Origin of ossification
1690–1700; < Latin ossi-, combining form of os bone + -fication
Dictionary.com Unabridged Based on the Random House Unabridged Dictionary, © Random House, Inc. 2018
Examples from the Web for ossification
By that time Mr. Chase had recovered sufficiently from his ossification to speak.Mary-'Gusta
Joseph C. Lincoln
At the age of three, the ossification of the cranial vault has been completed.Pedagogical Anthropology
The ossification of the sacrum also has reached its culminating point.Omphalos
Philip Henry Gosse
The ossification of each fragment appears to have been complete.Two New Pelycosaurs from the Lower Permian of Oklahoma
Richard C. Fox
This ossification is evidently that shown in Notobatrachus as "coracoid."The Ancestry of Modern Amphibia: A Review of the Evidence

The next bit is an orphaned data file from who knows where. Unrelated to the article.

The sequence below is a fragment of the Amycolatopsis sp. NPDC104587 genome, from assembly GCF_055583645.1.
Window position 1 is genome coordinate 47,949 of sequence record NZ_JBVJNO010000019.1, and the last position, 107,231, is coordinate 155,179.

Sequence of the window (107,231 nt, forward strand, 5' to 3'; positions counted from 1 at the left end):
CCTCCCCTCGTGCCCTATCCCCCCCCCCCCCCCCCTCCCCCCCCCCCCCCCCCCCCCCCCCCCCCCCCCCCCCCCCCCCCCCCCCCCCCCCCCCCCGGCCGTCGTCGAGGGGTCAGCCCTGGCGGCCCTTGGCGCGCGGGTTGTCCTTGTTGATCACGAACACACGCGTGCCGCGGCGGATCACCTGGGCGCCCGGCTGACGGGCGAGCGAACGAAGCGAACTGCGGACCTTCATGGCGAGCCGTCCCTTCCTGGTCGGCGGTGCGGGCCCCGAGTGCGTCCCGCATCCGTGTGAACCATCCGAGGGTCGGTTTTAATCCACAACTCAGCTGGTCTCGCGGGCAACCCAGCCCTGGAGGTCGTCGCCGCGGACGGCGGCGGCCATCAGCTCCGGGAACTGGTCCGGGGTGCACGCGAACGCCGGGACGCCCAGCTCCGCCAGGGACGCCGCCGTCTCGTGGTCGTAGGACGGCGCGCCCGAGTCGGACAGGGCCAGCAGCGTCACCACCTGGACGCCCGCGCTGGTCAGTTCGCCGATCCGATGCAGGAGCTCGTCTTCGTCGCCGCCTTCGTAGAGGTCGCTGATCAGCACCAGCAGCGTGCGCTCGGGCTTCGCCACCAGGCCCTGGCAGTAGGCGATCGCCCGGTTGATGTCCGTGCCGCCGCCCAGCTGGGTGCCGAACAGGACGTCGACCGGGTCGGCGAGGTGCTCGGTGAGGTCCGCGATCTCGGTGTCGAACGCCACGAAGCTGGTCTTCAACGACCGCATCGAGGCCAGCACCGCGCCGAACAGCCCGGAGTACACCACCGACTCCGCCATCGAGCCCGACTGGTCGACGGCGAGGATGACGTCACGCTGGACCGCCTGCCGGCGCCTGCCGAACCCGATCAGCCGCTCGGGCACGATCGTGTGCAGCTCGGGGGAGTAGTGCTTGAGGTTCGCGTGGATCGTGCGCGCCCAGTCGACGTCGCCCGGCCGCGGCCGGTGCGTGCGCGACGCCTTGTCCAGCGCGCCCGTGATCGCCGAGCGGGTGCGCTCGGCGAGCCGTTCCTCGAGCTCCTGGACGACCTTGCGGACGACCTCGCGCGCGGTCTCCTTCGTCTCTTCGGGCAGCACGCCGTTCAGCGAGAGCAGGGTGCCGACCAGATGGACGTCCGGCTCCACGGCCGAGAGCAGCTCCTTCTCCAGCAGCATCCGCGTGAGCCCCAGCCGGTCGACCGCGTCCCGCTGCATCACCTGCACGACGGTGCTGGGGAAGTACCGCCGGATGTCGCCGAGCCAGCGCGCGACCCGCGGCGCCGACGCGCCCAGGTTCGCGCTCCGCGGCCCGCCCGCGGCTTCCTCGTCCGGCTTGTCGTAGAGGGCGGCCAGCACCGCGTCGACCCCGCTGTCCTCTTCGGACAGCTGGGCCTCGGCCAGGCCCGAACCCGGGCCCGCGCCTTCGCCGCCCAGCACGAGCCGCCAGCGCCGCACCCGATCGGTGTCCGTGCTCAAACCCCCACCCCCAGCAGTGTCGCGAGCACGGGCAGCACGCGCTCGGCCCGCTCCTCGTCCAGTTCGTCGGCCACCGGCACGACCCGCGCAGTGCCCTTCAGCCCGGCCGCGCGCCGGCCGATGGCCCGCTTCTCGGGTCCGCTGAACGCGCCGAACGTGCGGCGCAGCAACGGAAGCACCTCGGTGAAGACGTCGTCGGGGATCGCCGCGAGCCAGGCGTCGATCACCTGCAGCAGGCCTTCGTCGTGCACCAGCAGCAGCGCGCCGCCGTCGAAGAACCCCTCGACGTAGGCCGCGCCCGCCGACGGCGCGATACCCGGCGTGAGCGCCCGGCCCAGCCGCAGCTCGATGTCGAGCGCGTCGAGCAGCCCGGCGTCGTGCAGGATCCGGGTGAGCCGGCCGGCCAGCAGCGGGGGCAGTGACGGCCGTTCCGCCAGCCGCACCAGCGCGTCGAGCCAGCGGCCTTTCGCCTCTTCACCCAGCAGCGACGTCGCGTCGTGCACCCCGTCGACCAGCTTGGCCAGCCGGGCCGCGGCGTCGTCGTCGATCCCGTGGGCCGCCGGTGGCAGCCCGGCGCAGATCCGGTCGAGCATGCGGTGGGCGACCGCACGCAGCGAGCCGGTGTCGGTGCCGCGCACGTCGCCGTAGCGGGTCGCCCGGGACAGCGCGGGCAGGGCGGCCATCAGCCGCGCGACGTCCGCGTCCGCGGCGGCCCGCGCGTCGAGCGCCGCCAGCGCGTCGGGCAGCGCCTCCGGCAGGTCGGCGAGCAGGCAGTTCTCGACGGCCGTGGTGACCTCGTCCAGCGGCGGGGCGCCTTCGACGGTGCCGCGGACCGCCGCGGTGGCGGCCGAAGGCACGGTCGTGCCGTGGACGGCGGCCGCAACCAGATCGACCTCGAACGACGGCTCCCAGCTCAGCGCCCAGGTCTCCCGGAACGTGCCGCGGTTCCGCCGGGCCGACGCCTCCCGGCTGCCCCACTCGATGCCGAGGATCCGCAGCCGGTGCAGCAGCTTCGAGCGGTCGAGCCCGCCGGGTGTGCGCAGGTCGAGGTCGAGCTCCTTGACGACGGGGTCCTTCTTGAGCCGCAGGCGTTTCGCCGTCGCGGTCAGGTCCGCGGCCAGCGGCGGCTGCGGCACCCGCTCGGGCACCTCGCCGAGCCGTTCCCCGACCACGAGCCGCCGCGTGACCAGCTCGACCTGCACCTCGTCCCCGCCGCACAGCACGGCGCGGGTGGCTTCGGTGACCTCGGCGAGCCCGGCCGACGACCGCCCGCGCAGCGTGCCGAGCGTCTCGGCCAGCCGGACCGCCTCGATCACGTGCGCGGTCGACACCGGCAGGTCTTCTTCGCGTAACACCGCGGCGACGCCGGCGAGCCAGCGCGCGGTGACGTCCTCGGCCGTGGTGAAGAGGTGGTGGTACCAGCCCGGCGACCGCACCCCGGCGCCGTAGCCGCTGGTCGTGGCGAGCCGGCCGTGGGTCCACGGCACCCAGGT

Theodore H. Eaton
- the formation of or conversion into bone
- the process of ossifying or the state of being ossified
Collins English Dictionary - Complete & Unabridged 2012 Digital Edition © William Collins Sons & Co. Ltd. 1979, 1986 © HarperCollins Publishers 1998, 2000, 2003, 2005, 2006, 2007, 2009, 2012
Word Origin and History for ossification
Online Etymology Dictionary, © 2010 Douglas Harper
- The natural process of bone formation.
- The hardening or calcification of soft tissue into a bonelike material.
- A mass or deposit of such material.
The American Heritage® Stedman's Medical Dictionary Copyright © 2002, 2001, 1995 by Houghton Mifflin Company. Published by Houghton Mifflin Company.
- The process of bone formation, brought about by the action of specialized bone cells called osteoclasts, which absorb old bone tissue, and osteoblasts, which form from osteoclasts and produce new bone tissue. This remodeling of bone is a constant process that maintains bone strength. See more at osteoblast osteoclast.
The American Heritage® Science Dictionary Copyright © 2011. Published by Houghton Mifflin Harcourt Publishing Company. All rights reserved.